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“Bacteria Management”

Log of Literature #3

Dental Hygiene 4

Amanda Rustad
Jacks, M. (2013, November). Bacteria management. Dimensions of Dental Hygiene, 11(11), 46-

48.

The oral environment is filled with many transmissible microorganisms. Bacterial strains

of Streptococcus, Actinomyces, Lactobacillus, Staphylococcus and Candida; in addition to,

tuberculosis, hepatitis B and C and human immunodeficiency viruses can be found in the oral

cavity and respiratory tracts. These microorganisms can be transmitted in the dental aerosols

created during polishing and ultrasonic instrumentation. The aerosol particles produced can

infiltrate and lodge within the narrow lung passages. However; the use of preprocedural

antimicrobial mouthrinses prior to patient care can help reduce the risk of infection for the

patient and clinician by decreasing the number of microorganisms released within dental

aerosols. The antimicrobial rinse must be swished around the mouth for 30 seconds prior to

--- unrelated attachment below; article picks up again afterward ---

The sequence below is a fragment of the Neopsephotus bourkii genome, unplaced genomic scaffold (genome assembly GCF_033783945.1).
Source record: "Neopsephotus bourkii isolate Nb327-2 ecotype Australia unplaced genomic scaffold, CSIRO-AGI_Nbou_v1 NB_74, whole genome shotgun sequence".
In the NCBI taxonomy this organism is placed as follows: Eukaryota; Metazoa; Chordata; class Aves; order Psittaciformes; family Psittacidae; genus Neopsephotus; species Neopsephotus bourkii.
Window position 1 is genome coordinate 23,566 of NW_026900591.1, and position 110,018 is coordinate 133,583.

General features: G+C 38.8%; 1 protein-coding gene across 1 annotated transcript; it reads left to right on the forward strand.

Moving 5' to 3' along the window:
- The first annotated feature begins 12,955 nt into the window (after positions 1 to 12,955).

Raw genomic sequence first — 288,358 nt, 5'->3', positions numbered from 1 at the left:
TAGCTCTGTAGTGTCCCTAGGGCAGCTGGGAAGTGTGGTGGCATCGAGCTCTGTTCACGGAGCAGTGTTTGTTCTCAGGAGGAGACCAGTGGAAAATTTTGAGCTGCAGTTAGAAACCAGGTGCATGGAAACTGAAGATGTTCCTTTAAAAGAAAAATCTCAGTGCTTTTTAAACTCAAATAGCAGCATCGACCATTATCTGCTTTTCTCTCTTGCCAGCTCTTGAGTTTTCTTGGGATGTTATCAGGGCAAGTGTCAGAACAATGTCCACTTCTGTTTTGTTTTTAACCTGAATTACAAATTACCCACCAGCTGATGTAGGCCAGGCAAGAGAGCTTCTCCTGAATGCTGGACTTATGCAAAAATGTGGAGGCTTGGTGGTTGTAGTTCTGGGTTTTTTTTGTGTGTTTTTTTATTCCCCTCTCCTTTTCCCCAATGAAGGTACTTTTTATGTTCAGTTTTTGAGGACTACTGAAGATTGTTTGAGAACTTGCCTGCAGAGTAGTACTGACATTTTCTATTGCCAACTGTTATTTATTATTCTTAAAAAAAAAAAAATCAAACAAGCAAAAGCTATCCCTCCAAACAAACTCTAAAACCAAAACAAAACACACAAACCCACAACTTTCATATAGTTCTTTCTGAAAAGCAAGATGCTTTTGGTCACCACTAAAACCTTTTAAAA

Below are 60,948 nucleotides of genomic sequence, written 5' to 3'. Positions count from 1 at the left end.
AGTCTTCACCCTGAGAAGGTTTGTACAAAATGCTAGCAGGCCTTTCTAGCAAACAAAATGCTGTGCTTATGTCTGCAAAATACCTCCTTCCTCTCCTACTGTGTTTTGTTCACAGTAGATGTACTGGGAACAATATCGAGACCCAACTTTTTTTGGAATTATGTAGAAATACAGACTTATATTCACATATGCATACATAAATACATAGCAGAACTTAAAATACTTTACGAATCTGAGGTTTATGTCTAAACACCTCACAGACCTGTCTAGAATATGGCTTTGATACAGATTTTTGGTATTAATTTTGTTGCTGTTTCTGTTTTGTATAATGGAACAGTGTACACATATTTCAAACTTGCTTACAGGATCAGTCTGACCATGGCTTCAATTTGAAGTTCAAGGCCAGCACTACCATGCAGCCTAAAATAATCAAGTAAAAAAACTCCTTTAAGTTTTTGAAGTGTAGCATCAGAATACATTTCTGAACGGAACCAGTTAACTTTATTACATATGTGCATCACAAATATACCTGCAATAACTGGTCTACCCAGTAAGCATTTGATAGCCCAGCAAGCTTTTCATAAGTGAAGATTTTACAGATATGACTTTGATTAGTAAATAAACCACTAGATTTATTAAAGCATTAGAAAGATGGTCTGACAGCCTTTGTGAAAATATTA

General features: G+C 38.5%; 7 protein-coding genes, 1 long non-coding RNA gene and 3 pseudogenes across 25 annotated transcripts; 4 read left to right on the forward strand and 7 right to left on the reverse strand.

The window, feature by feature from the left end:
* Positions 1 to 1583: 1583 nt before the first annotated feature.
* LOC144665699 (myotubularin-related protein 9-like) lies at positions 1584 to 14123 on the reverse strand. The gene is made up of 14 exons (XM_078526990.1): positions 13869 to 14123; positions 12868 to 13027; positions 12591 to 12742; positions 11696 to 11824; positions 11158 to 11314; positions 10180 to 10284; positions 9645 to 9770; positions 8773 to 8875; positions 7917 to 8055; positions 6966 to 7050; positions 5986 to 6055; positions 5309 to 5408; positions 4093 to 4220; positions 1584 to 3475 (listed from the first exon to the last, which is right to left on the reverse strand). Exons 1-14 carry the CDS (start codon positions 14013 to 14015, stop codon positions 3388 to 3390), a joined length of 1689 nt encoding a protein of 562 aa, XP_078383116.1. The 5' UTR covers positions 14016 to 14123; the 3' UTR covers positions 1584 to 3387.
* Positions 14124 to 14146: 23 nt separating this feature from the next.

beginning treatment for it to be effective and reduce bacteria. Prerinsing with water may also be

used but is shown with research that it is less effective than using an antimicrobial rinse.

However; if no antimicrobial rinse is available, rinsing with water is more effective than no

prerinse at all. In conclusion, preprocedural mouth rinsing can reduce bacteria generated during

dental procedures and reduces number of microorganisms released within dental aerosols.

This article affects me because preprocedural mouth rinsing is an option in clinic. As a

dental hygiene student, I can decide whether or not my patient would benefit from a

preprocedural mouth rinse. If the patient has a lot of plaque biofilm on the tooth surface, it would

be beneficial. I agree with this information because I believe preprocedural mouth rinsing can be

beneficial in many cases to reduce the risk of infection to the patient and myself as a dental

hygienist. I strongly agree that if no antimicrobial rinses are available, water is the next best
choice. Vigorous rinsing with water is more effective than no rinse at all. I learned that in order

for the mouth rinse to be effective, it must be swished around the mouth for 30 seconds. Many

patients who use mouthrinses on a daily basis or even for preprocedural rinsing don’t understand

they need to swish for a certain time. The information learned from this article relates to the

information learned in my dental hygiene lecture and clinical. This valuable information can be

used in a clinical setting in the future.